B.C. New Democrats have proposed a new accord and accompanying five-point plan to tackle crime, homelessness and addiction issues in Surrey.
The Surrey Accord would require the co-operation of municipal, provincial and federal governments, NDP Leader Adrian Dix said at a news conference on Wednesday. That five-point plan would focus on increased policing, the creation of a community court, the regulation of recovery homes, a mental-health action plan and investing in non-profit and supportive housing.
Mr. Dix made the announcement with Surrey MLAs Harry Bains, Sue Hammell and Bruce Ralston at the Newton Cultural Centre. The centre is located in the heart of Newton, a stone’s throw from where Julie Paskall, a mother of three, was killed last month in a random robbery while waiting to pick up her son from a hockey game. The 53-year-old’s death put the community on edge and crystallized a belief among some residents that their community was growing unsafe.
“We think this is a moment – especially with the concerns that people in Surrey themselves feel about what’s happening in their community – for governments to come together to take action,” Mr. Dix said.
Mr. Bains, MLA for Surrey-Newton, said overstretched police resources in Surrey have negatively impacted the fast-growing city.
“Surrey has one of the highest crime rates in B.C. yet ranks 31st in the province in number of police officers on a per capita basis,” he said. “In 2013, Surrey had 25 homicides compared to six in Vancouver. According to 2012 Statistics Canada numbers, Surrey had 137 police officers [per] 100,000 population, which ranks 31st in B.C.”
“Cities such as Vancouver, New Westminster, West Vancouver, Delta, Port Moody and Langley all rank better. Vancouver, for comparison, has 202 officers for every 100,000 population.”
Police resources, including community police and transit police, must grow with the population, Mr. Bains said. He also called for the creation of a community court, which he described as a “problem-solving approach to criminal behaviour.”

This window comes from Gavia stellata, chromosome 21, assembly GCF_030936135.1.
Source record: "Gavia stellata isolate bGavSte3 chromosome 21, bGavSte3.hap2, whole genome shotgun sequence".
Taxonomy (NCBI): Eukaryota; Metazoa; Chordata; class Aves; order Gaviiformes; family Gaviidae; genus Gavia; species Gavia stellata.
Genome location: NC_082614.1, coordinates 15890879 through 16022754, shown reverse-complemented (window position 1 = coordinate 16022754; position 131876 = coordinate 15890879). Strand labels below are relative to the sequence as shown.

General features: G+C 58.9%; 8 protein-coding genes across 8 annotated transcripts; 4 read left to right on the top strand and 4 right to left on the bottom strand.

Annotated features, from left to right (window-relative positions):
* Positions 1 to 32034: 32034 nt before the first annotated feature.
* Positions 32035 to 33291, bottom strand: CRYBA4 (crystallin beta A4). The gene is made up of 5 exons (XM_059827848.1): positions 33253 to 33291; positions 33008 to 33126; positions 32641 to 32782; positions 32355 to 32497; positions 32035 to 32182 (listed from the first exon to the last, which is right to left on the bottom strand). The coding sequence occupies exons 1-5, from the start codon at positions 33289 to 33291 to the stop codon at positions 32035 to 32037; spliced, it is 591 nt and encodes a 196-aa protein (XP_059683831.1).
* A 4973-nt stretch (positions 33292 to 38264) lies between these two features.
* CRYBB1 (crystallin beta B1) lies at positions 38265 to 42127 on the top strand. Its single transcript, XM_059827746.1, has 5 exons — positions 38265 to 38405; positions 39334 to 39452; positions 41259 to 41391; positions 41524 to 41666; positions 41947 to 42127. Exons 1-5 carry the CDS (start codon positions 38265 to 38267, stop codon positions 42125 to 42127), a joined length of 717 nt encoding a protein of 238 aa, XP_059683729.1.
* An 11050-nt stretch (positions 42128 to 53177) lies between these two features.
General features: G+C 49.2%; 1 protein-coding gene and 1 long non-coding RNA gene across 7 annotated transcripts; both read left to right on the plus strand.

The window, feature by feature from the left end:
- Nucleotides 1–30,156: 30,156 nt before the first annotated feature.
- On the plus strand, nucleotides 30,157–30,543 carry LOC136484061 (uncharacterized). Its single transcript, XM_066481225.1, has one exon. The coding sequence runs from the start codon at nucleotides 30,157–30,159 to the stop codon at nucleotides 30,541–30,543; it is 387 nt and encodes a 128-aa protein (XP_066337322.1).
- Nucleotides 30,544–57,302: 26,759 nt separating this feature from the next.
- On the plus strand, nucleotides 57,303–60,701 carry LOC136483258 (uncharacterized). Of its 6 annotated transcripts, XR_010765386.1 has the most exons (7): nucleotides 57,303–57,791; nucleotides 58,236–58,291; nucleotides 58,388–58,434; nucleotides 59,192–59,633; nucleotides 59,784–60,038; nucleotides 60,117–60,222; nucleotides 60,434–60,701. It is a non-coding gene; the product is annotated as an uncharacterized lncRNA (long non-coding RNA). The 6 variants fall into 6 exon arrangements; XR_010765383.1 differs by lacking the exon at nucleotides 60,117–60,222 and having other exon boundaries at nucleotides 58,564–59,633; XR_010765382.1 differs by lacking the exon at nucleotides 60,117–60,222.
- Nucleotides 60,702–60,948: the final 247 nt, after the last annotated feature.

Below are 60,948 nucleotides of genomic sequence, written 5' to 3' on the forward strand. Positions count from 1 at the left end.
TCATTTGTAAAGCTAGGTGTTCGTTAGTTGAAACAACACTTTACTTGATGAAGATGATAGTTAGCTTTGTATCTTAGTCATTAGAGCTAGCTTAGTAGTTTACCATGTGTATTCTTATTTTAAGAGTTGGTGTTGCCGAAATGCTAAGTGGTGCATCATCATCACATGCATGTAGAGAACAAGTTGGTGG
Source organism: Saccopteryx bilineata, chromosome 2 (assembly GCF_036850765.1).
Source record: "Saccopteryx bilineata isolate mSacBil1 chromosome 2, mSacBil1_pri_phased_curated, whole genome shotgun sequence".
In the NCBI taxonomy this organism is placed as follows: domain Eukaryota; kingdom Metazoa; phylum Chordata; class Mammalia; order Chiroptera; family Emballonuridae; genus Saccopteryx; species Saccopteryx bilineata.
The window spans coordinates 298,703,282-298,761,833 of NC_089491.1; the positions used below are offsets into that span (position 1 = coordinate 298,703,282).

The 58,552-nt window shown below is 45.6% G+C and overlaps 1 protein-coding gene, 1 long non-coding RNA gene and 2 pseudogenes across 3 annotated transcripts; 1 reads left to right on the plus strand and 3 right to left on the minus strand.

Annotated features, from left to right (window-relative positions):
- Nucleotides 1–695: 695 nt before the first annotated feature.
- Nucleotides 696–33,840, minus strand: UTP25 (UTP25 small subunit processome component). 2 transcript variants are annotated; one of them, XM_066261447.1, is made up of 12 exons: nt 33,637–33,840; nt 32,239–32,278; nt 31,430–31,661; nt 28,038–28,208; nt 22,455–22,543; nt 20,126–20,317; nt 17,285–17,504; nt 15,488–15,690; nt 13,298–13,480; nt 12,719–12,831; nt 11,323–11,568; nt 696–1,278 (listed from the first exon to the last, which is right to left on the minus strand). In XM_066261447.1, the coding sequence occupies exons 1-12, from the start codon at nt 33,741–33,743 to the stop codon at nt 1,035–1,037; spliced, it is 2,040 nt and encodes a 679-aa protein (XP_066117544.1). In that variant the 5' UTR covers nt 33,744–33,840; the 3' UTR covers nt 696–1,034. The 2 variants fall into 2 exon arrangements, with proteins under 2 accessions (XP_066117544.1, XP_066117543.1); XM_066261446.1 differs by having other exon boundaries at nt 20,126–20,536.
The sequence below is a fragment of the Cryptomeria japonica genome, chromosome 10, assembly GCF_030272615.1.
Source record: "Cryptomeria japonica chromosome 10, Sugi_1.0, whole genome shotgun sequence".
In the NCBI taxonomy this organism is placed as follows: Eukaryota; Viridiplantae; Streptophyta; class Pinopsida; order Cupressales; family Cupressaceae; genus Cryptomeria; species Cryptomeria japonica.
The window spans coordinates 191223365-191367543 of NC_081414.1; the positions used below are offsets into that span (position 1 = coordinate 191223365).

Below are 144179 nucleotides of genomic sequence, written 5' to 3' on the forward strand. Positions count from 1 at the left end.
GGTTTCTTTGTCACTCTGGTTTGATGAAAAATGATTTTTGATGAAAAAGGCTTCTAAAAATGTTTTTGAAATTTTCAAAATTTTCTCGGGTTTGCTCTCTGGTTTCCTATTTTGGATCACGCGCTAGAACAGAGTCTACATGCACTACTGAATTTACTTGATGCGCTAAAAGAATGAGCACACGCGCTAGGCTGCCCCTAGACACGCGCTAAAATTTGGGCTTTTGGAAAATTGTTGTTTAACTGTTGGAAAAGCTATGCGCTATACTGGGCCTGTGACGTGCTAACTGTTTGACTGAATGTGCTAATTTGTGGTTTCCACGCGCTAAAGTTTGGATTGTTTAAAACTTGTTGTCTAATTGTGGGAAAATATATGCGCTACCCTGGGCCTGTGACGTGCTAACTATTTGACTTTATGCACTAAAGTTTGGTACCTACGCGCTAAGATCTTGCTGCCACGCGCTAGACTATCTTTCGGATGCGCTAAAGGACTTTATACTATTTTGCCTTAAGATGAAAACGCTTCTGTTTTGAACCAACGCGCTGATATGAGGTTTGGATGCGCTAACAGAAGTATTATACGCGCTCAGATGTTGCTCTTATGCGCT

“We were promised six years ago, along with Vancouver, when Wally Oppal was the attorney-general, that Surrey would have its own community court. We still haven’t seen that yet.”
Surrey-Green Timbers MLA Ms. Hammell spoke to concerns regarding mental-health and addiction issues, including the need to regulate recovery homes in Surrey.
“The current conditions and oversight of recovery houses are absolutely unacceptable,” she said. “Recovery houses were deregulated under the Liberals during the first core review of 2002 and the results have been unsavory operators opening homes, preying on the vulnerable and creating havoc in our neighbourhoods.
“Everyone with any knowledge of the unregulated system has criticized the consequences – the opposition, the mayor and council and the citizens of Surrey – and have been doing it for 10 years. Ten years of chaos has resulted in just recently a soft certification process that is voluntary.”
Fifty-five recovery houses have been regulated in B.C. and 45 others will soon be regulated, Ms. Hammell said. She cited a bylaw officer who estimated there are 67 unregulated recovery homes in Surrey but said “the mayor and I think there are more.”
Mr. Ralston, Surrey-Whalley MLA, said “Surrey’s demographics, and its growth, are not reflected in the commitment that has been made, particularly by the provincial government.”
Both Mr. Dix and Ms. Hammell deflected questions on whether Surrey residents should be prepared to pay more taxes for increased services, repeating the endeavour will require co-operation from all levels of government.
Surrey Mayor Dianne Watts said she agreed with the statements made during the news conference but noted the suggestions have all been raised as part of the city’s crime reduction strategy, rolled out in 2006. Ms. Watts had a meeting with Justice Minister Suzanne Anton and deputy Solicitor-General Lori Wanamaker about six months ago regarding the creation of a community court and has been “very encouraged by the discussions,” Ms. Watts said.
She has also been in contact with the ministries of health and social development and social innovation regarding recovery homes – “an issue that we’ve been grappling with for over a decade.” Asked if the city of Surrey would join the Surrey Accord in an official capacity, the mayor said she would have to look into the matter further. “It was a media announcement and now I’d have to have a look at it further to see exactly what direction they’re going to go in, but suffice to say, we’ve been alive to the issues that make up our crime reduction strategy of 2006.”
The MLAs said they will press for the adoption of the Surrey Accord when the legislature’s spring session begins on Feb. 11. Before then, they will seek input from the community at a public forum.
Premier Christy Clark was unavailable for comment on Wednesday but is expected to speak on the matter Thursday, said press secretary Sam Oliphant.
Attorney-General Suzanne Anton noted the province has made “significant investments” in services in Surrey for homelessness, mental health and addiction, as well as for victims of crime.
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